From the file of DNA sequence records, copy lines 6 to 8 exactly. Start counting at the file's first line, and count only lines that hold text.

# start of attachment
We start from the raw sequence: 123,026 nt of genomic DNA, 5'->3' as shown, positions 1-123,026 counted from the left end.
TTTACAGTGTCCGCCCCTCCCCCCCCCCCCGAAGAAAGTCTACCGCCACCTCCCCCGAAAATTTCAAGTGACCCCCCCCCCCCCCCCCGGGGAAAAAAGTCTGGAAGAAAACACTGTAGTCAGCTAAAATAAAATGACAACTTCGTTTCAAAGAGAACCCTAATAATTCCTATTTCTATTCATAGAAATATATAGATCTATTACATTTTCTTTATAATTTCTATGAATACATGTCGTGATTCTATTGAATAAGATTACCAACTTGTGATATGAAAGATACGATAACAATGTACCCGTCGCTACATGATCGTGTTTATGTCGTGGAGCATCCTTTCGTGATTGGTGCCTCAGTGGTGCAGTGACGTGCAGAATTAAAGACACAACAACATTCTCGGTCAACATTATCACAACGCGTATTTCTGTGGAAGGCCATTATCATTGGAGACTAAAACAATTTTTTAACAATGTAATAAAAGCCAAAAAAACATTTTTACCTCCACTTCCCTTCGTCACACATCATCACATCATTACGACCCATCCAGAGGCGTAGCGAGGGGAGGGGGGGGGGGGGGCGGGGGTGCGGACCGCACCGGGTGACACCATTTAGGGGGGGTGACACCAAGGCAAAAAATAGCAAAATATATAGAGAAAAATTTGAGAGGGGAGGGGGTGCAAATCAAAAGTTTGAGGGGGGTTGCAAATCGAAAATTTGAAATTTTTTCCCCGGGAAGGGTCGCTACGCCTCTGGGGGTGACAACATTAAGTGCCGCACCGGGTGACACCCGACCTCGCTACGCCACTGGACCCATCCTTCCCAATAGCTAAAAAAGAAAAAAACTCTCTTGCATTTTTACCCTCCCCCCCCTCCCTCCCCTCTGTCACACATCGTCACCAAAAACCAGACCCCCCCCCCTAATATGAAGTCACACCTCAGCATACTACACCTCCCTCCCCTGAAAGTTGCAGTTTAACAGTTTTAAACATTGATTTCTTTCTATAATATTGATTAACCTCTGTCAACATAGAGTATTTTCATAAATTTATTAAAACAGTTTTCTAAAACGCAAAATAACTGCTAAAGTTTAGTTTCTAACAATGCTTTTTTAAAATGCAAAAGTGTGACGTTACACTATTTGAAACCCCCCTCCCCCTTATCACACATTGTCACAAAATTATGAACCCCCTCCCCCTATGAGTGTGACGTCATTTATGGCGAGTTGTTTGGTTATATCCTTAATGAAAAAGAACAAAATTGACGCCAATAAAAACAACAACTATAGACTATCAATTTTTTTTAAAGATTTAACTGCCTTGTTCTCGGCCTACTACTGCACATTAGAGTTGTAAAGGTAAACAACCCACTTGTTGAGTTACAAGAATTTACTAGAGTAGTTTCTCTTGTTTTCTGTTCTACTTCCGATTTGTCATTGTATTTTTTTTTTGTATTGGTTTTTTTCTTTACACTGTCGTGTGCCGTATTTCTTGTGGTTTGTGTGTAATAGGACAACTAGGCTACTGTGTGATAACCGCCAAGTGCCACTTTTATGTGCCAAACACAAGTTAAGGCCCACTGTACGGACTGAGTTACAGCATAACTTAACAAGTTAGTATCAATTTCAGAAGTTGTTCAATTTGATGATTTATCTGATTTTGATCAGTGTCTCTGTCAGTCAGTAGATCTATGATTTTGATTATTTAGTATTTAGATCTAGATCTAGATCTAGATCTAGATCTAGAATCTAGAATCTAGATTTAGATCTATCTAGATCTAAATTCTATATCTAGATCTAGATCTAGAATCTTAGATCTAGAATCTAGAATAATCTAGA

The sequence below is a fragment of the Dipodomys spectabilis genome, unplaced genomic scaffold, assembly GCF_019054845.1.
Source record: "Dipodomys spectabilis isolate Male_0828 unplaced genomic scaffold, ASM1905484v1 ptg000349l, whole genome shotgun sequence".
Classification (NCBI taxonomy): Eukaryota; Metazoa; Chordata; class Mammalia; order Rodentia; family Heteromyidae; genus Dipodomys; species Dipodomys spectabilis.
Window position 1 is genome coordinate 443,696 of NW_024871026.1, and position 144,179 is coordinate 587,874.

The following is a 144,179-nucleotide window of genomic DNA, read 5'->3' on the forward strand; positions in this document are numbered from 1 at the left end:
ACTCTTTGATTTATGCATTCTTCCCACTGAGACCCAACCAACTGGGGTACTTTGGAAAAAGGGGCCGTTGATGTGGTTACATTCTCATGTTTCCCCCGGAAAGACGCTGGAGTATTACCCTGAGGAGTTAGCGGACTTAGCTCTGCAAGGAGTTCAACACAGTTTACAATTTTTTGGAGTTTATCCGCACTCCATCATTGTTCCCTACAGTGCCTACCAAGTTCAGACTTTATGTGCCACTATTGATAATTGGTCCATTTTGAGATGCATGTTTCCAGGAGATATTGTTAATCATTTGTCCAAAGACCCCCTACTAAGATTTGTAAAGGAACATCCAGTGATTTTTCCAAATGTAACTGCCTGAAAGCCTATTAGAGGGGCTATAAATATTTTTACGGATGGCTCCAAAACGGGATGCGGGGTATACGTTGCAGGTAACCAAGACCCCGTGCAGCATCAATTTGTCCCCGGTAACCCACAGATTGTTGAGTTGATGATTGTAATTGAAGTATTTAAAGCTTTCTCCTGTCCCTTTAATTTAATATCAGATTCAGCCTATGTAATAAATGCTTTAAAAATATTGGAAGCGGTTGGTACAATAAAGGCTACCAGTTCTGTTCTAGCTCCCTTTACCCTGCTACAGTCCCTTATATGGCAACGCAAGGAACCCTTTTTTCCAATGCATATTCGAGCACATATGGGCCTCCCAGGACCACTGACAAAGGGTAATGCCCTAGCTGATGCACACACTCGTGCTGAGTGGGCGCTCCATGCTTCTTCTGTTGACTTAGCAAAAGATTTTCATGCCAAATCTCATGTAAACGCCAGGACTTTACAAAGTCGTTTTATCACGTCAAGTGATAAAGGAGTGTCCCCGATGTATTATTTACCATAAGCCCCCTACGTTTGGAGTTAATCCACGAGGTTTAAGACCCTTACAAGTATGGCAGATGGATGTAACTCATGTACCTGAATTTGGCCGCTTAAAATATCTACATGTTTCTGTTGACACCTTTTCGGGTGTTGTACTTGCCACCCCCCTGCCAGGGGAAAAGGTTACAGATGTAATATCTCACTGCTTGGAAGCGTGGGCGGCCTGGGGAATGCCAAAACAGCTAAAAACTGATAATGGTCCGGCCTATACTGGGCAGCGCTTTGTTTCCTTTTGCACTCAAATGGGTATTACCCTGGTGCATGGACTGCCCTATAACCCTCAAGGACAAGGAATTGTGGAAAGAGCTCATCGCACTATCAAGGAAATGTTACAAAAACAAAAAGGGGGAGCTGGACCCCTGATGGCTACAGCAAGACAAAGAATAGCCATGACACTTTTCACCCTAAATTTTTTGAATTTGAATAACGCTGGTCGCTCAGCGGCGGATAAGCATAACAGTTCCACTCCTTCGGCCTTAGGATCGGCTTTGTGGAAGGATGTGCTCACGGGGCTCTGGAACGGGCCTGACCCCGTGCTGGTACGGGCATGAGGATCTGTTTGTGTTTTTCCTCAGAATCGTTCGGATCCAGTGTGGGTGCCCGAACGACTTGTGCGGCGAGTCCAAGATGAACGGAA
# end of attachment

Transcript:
Window position 1 is genome coordinate 443,696 of NW_024871026.1, and position 144,179 is coordinate 587,874.

The following is a 144,179-nucleotide window of genomic DNA, read 5'->3' on the forward strand; positions in this document are numbered from 1 at the left end:
ACTCTTTGATTTATGCATTCTTCCCACTGAGACCCAACCAACTGGGGTACTTTGGAAAAAGGGGCCGTTGATGTGGTTACATTCTCATGTTTCCCCCGGAAAGACGCTGGAGTATTACCCTGAGGAGTTAGCGGACTTAGCTCTGCAAGGAGTTCAACACAGTTTACAATTTTTTGGAGTTTATCCGCACTCCATCATTGTTCCCTACAGTGCCTACCAAGTTCAGACTTTATGTGCCACTATTGATAATTGGTCCATTTTGAGATGCATGTTTCCAGGAGATATTGTTAATCATTTGTCCAAAGACCCCCTACTAAGATTTGTAAAGGAACATCCAGTGATTTTTCCAAATGTAACTGCCTGAAAGCCTATTAGAGGGGCTATAAATATTTTTACGGATGGCTCCAAAACGGGATGCGGGGTATACGTTGCAGGTAACCAAGACCCCGTGCAGCATCAATTTGTCCCCGGTAACCCACAGATTGTTGAGTTGATGATTGTAATTGAAGTATTTAAAGCTTTCTCCTGTCCCTTTAATTTAATATCAGATTCAGCCTATGTAATAAATGCTTTAAAAATATTGGAAGCGGTTGGTACAATAAAGGCTACCAGTTCTGTTCTAGCTCCCTTTACCCTGCTACAGTCCCTTATATGGCAACGCAAGGAACCCTTTTTTCCAATGCATATTCGAGCACATATGGGCCTCCCAGGACCACTGACAAAGGGTAATGCCCTAGCTGATGCACACACTCGTGCTGAGTGGGCGCTCCATGCTTCTTCTGTTGACTTAGCAAAAGATTTTCATGCCAAATCTCATGTAAACGCCAGGACTTTACAAAGTCGTTTTATCACGTCAAGTGATAAAGGAGTGTCCCCGATGTATTATTTACCATAAGCCCCCTACGTTTGGAGTTAATCCACGAGGTTTAAGACCCTTACAAGTATGGCAGATGGATGTAACTCATGTACCTGAATTTGGCCGCTTAAAATATCTACATGTTTCTGTTGACACCTTTTCGGGTGTTGTACTTGCCACCCCCCTGCCAGGGGAAAAGGTTACAGATGTAATATCTCACTGCTTGGAAGCGTGGGCGGCCTGGGGAATGCCAAAACAGCTAAAAACTGATAATGGTCCGGCCTATACTGGGCAGCGCTTTGTTTCCTTTTGCACTCAAATGGGTATTACCCTGGTGCATGGACTGCCCTATAACCCTCAAGGACAAGGAATTGTGGAAAGAGCTCATCGCACTATCAAGGAAATGTTACAAAAACAAAAAGGGGGAGCTGGACCCCTGATGGCTACAGCAAGACAAAGAATAGCCATGACACTTTTCACCCTAAATTTTTTGAATTTGAATAACGCTGGTCGCTCAGCGGCGGATAAGCATAACAGTTCCACTCCTTCGGCCTTAGGATCGGCTTTGTGGAAGGATGTGCTCACGGGGCTCTGGAACGGGCCTGACCCCGTGCTGGTACGGGCATGAGGATCTGTTTGTGTTTTTCCTCAGAATCGTTCGGATCCAGTGTGGGTGCCCGAACGACTTGTGCGGCGAGTCCAAGATGAACGGAA